Why Are We Only Talking about Spending Cuts?

With Congress poised to send President Obama another continuing resolution (CR) temporarily keeping the federal government open, Senate Democrats, in conjunction with the administration, have just three weeks to negotiate with House Republicans over a funding bill for the rest of fiscal year (FY) 2011. The negotiations will concentrate on spending cuts made by the Republican House, but they shouldn't.

All the GOP cares about is jobs, jobs, jobs!

Fiscal responsibility is more than just cutting spending; it's making tough choices to allocate scarce resources, and those choices don't happen in a vacuum. Chuck Marr over the Center on Budget and Policy Priorities (CBPP) makes this case well, putting House Republican's shortsighted and inarticulate spending cuts into stark context:

In December, congressional Republicans demanded that Congress enact a two-year extension of President Bush’s tax cuts for people making over $250,000 – which will cost about the same amount as their proposed cuts to non-security discretionary spending for this year – as part of the year-end tax and unemployment insurance agreement.

Right. So once Congress agreed to shortchange federal coffers to benefit the wealthy, House Republicans, in the name of "fiscal responsibility," came back demanding severe cuts to government programs that help vulnerable Americans because we're broke.

So why aren't we talking about more than just spending cuts? Last week, Sen. Chuck Schumer (D-NY) raised just such a concern, arguing that congressional leaders need to expand their negotiations over deficit-reduction to include more than just the one-eighth of the budget that non-security discretionary spending represents.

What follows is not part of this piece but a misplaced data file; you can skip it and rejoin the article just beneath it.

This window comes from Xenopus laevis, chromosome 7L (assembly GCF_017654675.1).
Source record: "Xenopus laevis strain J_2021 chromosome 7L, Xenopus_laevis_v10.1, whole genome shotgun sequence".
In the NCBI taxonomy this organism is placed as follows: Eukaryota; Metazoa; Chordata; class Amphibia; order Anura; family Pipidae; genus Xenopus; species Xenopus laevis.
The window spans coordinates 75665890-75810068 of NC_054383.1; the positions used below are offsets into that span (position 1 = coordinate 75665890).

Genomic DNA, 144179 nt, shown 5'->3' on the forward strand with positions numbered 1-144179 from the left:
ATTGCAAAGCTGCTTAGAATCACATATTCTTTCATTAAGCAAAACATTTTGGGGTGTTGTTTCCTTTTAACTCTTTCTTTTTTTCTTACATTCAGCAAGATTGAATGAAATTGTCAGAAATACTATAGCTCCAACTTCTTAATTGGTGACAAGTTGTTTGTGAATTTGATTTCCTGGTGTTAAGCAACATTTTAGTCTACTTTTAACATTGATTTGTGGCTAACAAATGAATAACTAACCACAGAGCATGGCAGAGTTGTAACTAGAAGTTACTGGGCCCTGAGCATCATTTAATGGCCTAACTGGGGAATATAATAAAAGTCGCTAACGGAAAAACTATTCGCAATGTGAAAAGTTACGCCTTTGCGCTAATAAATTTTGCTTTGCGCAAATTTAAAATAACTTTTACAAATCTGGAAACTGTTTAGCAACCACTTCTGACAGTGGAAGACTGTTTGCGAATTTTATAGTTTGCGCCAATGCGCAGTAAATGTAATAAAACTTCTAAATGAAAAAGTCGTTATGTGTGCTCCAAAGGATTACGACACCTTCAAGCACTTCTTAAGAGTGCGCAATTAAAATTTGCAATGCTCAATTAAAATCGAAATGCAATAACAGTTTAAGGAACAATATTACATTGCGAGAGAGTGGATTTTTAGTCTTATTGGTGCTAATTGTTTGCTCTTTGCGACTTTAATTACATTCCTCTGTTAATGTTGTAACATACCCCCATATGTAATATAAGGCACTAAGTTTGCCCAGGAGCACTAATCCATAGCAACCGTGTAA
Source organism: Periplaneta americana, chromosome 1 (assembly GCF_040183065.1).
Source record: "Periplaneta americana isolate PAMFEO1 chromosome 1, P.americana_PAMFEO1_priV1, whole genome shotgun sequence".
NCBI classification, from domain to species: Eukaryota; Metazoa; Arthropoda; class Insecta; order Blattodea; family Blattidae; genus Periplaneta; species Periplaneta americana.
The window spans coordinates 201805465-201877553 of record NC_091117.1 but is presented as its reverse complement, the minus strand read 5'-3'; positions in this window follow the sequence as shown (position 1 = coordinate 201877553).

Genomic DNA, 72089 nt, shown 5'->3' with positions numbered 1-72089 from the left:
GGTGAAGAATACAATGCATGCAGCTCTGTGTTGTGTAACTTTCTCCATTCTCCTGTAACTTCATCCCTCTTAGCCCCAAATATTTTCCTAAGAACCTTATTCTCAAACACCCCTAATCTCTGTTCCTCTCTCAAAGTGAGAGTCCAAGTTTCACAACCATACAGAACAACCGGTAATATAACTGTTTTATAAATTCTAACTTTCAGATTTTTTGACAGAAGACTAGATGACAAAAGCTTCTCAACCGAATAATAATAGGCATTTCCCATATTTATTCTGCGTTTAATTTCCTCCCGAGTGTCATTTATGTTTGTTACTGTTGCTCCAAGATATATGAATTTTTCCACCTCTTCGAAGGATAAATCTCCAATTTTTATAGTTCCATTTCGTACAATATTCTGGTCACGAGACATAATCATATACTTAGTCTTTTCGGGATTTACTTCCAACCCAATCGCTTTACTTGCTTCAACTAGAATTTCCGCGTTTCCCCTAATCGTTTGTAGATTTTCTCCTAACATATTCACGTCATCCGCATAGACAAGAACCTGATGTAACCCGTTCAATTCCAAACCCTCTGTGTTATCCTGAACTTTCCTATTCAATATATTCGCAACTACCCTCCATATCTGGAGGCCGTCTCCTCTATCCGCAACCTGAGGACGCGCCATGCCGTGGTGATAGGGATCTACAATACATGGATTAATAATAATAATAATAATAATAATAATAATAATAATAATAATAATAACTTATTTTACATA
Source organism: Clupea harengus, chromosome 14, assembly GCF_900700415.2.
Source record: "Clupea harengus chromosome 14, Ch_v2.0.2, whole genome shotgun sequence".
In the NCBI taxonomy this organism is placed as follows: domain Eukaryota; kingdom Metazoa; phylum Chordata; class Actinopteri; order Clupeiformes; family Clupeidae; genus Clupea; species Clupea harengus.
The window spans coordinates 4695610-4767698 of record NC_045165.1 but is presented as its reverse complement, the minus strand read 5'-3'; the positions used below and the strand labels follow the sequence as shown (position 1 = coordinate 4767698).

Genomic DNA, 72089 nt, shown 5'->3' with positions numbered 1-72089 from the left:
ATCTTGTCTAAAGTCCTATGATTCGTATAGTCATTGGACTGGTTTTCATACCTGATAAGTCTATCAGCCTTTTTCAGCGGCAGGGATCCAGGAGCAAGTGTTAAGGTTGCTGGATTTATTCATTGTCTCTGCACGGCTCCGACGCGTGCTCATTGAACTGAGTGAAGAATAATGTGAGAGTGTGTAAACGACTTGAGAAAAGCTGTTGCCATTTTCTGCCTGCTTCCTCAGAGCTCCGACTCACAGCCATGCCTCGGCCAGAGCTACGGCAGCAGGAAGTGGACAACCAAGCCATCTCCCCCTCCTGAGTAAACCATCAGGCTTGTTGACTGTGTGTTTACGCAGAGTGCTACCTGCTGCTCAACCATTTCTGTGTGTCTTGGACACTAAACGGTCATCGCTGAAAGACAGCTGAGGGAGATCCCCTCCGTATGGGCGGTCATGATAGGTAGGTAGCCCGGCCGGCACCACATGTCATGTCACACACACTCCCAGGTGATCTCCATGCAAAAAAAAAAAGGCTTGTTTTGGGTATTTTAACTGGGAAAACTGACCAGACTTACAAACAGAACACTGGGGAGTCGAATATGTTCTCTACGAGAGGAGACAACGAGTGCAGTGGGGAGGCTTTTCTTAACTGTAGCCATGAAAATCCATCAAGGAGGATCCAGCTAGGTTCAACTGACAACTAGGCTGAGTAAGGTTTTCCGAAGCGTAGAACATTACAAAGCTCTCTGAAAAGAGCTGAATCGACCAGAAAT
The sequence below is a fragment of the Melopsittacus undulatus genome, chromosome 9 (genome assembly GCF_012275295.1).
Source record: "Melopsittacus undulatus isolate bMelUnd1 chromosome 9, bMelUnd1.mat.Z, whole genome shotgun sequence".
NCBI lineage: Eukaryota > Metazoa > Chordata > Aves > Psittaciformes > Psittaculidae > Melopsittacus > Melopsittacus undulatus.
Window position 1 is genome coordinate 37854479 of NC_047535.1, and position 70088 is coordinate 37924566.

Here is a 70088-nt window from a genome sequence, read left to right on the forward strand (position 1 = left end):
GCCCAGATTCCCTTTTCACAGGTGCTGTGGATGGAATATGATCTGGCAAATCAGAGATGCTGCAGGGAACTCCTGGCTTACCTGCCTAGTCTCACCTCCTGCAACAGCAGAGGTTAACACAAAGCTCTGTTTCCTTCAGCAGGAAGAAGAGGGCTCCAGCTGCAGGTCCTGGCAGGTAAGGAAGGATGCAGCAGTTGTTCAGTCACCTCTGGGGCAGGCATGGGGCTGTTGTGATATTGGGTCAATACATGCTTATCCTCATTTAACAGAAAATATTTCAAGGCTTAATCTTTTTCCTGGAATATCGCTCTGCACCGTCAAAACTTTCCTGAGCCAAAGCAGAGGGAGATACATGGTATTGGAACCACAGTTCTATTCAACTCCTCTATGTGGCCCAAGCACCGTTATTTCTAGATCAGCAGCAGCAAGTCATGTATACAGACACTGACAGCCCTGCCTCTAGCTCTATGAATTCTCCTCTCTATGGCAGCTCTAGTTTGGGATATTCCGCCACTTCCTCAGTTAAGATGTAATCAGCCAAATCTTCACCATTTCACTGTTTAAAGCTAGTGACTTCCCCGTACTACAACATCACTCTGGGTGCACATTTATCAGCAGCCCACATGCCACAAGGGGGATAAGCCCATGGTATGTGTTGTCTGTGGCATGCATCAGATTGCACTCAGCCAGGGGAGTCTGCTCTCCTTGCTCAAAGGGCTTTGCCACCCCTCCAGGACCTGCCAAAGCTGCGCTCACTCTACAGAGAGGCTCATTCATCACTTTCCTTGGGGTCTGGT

Bring up the issue of taxes, though, and conservatives quickly balk, pointing to the results of the midterm elections, and claiming the wave of freshmen Republicans were sent to Washington to cut spending, not to raise taxes. The problem is, they're wrong.

Stan Collender of Capital Gains and Games notes a key aspect of several recent polls on the public's attitude toward budget cuts and tax increases:

[T]he mantra we’re hearing that revenue increases are unacceptable is completely contradicted by the 59 percent of respondents who supported repealing a cornerstone of the tax deal put in place in December — an extension of tax cuts for households earning more than $250,000 per year.

Collender also points out that the public overwhelmingly supports many of the programs House Republicans have targeted with their cuts.

Congress needs to expand its FY 2011 budget debate, because, as Marr highlights, giving $130,000 per year to a hedge fund manager while taking away college and secondary after-school funding from low- and middle-income families is the least responsible use of our tax dollars.

Image by Flickr user SpeakerBoehner used under a Creative Commons license.

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